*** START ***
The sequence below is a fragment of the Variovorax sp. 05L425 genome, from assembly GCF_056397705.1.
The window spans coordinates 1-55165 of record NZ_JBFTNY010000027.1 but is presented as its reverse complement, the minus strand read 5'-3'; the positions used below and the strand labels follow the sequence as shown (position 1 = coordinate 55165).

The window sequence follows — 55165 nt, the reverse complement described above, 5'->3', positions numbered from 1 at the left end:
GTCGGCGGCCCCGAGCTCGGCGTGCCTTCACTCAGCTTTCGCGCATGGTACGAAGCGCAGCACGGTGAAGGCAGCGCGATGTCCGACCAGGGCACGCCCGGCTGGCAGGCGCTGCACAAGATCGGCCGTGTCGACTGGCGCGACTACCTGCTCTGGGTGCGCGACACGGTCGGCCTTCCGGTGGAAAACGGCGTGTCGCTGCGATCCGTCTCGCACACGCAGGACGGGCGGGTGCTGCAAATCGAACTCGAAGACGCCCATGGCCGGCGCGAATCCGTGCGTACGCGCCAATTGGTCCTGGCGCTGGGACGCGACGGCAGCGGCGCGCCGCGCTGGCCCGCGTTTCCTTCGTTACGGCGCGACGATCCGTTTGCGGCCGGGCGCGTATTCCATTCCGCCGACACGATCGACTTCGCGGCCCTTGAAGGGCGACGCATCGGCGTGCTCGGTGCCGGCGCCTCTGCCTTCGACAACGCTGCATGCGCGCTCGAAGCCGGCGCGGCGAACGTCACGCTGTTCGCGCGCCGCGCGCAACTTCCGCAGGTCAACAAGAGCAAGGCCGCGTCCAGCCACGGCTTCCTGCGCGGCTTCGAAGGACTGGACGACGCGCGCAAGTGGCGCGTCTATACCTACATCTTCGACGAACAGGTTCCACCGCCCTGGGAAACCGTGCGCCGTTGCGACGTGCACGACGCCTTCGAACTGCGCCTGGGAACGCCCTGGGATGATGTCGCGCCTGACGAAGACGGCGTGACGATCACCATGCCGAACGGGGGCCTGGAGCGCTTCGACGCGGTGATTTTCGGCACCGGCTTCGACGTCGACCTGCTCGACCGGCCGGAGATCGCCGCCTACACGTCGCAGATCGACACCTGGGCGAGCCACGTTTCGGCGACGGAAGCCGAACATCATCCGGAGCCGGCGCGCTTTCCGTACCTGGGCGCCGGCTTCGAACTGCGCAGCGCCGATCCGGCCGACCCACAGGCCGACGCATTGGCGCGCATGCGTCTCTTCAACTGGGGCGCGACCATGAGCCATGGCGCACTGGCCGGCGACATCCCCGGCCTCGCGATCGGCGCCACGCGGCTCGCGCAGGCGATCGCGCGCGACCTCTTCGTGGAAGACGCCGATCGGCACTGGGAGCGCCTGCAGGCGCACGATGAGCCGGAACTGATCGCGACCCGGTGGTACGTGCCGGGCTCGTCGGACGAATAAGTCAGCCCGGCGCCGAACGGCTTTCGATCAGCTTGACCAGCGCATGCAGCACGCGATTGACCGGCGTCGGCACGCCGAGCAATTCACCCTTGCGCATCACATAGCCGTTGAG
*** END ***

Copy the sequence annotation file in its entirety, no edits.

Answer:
The sequence below is a fragment of the Variovorax sp. 05L425 genome, from assembly GCF_056397705.1.
The window spans coordinates 1-55165 of record NZ_JBFTNY010000027.1 but is presented as its reverse complement, the minus strand read 5'-3'; the positions used below and the strand labels follow the sequence as shown (position 1 = coordinate 55165).

The window sequence follows — 55165 nt, the reverse complement described above, 5'->3', positions numbered from 1 at the left end:
GTCGGCGGCCCCGAGCTCGGCGTGCCTTCACTCAGCTTTCGCGCATGGTACGAAGCGCAGCACGGTGAAGGCAGCGCGATGTCCGACCAGGGCACGCCCGGCTGGCAGGCGCTGCACAAGATCGGCCGTGTCGACTGGCGCGACTACCTGCTCTGGGTGCGCGACACGGTCGGCCTTCCGGTGGAAAACGGCGTGTCGCTGCGATCCGTCTCGCACACGCAGGACGGGCGGGTGCTGCAAATCGAACTCGAAGACGCCCATGGCCGGCGCGAATCCGTGCGTACGCGCCAATTGGTCCTGGCGCTGGGACGCGACGGCAGCGGCGCGCCGCGCTGGCCCGCGTTTCCTTCGTTACGGCGCGACGATCCGTTTGCGGCCGGGCGCGTATTCCATTCCGCCGACACGATCGACTTCGCGGCCCTTGAAGGGCGACGCATCGGCGTGCTCGGTGCCGGCGCCTCTGCCTTCGACAACGCTGCATGCGCGCTCGAAGCCGGCGCGGCGAACGTCACGCTGTTCGCGCGCCGCGCGCAACTTCCGCAGGTCAACAAGAGCAAGGCCGCGTCCAGCCACGGCTTCCTGCGCGGCTTCGAAGGACTGGACGACGCGCGCAAGTGGCGCGTCTATACCTACATCTTCGACGAACAGGTTCCACCGCCCTGGGAAACCGTGCGCCGTTGCGACGTGCACGACGCCTTCGAACTGCGCCTGGGAACGCCCTGGGATGATGTCGCGCCTGACGAAGACGGCGTGACGATCACCATGCCGAACGGGGGCCTGGAGCGCTTCGACGCGGTGATTTTCGGCACCGGCTTCGACGTCGACCTGCTCGACCGGCCGGAGATCGCCGCCTACACGTCGCAGATCGACACCTGGGCGAGCCACGTTTCGGCGACGGAAGCCGAACATCATCCGGAGCCGGCGCGCTTTCCGTACCTGGGCGCCGGCTTCGAACTGCGCAGCGCCGATCCGGCCGACCCACAGGCCGACGCATTGGCGCGCATGCGTCTCTTCAACTGGGGCGCGACCATGAGCCATGGCGCACTGGCCGGCGACATCCCCGGCCTCGCGATCGGCGCCACGCGGCTCGCGCAGGCGATCGCGCGCGACCTCTTCGTGGAAGACGCCGATCGGCACTGGGAGCGCCTGCAGGCGCACGATGAGCCGGAACTGATCGCGACCCGGTGGTACGTGCCGGGCTCGTCGGACGAATAAGTCAGCCCGGCGCCGAACGGCTTTCGATCAGCTTGACCAGCGCATGCAGCACGCGATTGACCGGCGTCGGCACGCCGAGCAATTCACCCTTGCGCATCACATAGCCGTTGAG